“The Whistle App aims to help human rights organisations verify more reports and more quickly… [so that] more voices are heard and more human rights violations can be addressed.”
The Whistle App is a project brought to life by Dr. Ella McPherson, Lecturer in the Sociology of New Media and Digital Technology at Cambridge University in the United Kingdom. She put together a team of students to work on this exciting project that is supposed to help with the verification of human rights information. The Whistle project is based at Cambridge University and is currently funded by an ESRC IAA Grant.
The IPF spoke to The Whistle team member, Rebekah Larsen, a PhD student in sociology at Cambridge, who also holds an MPhil in Technology Policy. Prior to Cambridge, she worked at a US law firm and with a digital rights NGO.
The Whistle will be acting as a mediator and curator of data to help close the gap between NGO’s and verified information by civilian witnesses from all over the world.
Here, Rebekah tells us about The Whistle and why the tool is necessary, as well as some of the challenges that come along with citizen participation in human rights reporting.
Verification at the heart of The Whistle App
One of the key things about the Whistle is that it will be able to verify reports sent in about possible human rights abuses. Rebekah explained:
“If a human rights organisation is sent a video purporting to show a human rights violation – say, the shooting of a civilian – they subject it to as many verification tests as possible.”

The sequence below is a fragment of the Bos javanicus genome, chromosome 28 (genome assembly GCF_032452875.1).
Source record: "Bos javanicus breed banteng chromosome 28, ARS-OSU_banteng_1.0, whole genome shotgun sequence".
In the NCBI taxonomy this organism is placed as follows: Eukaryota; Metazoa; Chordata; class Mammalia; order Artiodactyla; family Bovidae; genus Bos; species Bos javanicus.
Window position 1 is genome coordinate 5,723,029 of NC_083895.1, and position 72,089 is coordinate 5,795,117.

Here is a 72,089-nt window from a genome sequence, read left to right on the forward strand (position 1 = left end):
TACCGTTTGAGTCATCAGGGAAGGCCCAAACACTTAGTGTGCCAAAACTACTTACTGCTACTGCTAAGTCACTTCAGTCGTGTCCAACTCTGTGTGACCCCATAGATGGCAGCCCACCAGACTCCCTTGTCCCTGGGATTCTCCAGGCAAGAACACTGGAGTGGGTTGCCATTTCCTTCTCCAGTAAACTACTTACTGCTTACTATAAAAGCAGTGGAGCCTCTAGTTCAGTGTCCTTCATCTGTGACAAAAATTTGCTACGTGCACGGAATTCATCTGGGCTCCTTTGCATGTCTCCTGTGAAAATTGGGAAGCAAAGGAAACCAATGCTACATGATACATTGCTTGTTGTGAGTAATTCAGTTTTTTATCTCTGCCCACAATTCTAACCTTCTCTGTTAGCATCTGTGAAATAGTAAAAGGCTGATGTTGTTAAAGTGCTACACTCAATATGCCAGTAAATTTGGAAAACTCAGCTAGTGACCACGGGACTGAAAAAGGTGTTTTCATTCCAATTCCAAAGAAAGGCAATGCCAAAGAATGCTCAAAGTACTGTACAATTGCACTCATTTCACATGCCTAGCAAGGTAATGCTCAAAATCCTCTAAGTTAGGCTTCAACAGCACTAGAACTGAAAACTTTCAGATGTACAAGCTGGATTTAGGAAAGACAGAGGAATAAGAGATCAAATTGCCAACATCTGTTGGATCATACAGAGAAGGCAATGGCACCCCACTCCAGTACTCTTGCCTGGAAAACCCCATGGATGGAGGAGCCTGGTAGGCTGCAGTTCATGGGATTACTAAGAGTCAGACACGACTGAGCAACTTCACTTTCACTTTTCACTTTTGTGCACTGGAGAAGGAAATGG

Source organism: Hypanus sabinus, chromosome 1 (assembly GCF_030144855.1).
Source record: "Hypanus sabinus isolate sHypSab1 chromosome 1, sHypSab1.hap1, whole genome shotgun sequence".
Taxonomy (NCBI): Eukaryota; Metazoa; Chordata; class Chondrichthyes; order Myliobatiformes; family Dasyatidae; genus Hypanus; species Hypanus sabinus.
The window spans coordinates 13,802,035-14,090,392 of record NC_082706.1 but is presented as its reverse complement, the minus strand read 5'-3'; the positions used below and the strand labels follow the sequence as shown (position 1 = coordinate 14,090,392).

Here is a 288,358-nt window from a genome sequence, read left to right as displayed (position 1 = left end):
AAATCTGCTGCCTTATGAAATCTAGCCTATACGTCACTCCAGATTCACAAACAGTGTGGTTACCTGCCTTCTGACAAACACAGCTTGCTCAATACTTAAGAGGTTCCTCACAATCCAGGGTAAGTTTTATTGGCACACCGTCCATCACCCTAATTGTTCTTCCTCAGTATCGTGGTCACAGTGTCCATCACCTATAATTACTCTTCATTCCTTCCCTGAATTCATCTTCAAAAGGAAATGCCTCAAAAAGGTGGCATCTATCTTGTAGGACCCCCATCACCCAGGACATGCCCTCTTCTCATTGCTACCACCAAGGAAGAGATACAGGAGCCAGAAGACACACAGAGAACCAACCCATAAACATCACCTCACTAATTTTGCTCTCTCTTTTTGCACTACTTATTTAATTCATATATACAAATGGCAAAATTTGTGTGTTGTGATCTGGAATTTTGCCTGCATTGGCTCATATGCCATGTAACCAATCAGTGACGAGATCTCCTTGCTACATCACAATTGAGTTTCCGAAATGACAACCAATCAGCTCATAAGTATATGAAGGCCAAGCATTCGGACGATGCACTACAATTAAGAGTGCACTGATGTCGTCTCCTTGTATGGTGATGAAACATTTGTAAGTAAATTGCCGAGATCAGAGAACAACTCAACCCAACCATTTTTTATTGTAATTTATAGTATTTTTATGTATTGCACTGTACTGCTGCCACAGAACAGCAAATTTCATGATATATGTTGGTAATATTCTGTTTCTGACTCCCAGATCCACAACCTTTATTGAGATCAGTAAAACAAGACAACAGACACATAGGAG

The common practice of verification processes at the moment consists of checking for collaborating reports online, looking at weather data and satellite images at the claimed location to see if it matches what is in the clip, and checking metadata to see if the video has been tampered with. It can be a time-consuming process. Rebekah told the IPF:
“This is the reason why we focus on verification, which has become a bit of a bottleneck for human rights organisations.”
Acting as a new kind of mediator, The Whistle aims to help organisations to correctly and quickly verify as many reports as possible so they can actually address the human rights violations. Social media has done wonders for citizen journalism, but it also means that human rights organisations are often short on time and resources because of the sheer volume of material to be verified and the diffusion and complexity of digital tools used in verification.
“The Whistle aims to help human rights organisations verify more reports and more quickly. This way, more voices are heard and more human rights violations can be addressed.”
Communication between the witness and the human rights defenders
One aspect the team discusses extensively is if both ends, witness and organisation, should be able to communicate with each other. Rebekah noted that the Whistle wants to ensure that those who report a human rights violation are not identified – and that their information remains private and secure. She added that “feedback to witness” is also something the organisation takes very seriously.
“The vulnerability inherent in reporting a human rights violation means that you don’t want to leave people completely in radio silence.”
The Cambridge University team hopes not only to make the verification process easier for established human rights organisations, but also to make human rights reporting more inclusive and easier for civilian witnesses to serve as a platform for both verifying and educating.
“As our project being at the nexus of academia, technology and human rights, we are uniquely positioned to do this. These sectors are often siloed, and so one of our aims is to combine academic study of human rights reporting with the building of technological tools. This is a rather rare exercise, bringing such fields together, and we hope it will prove fruitful.”
Rebekah and her team are currently working on a prototype with a partner organisation and hope to expand their offerings to organisations in the near future.
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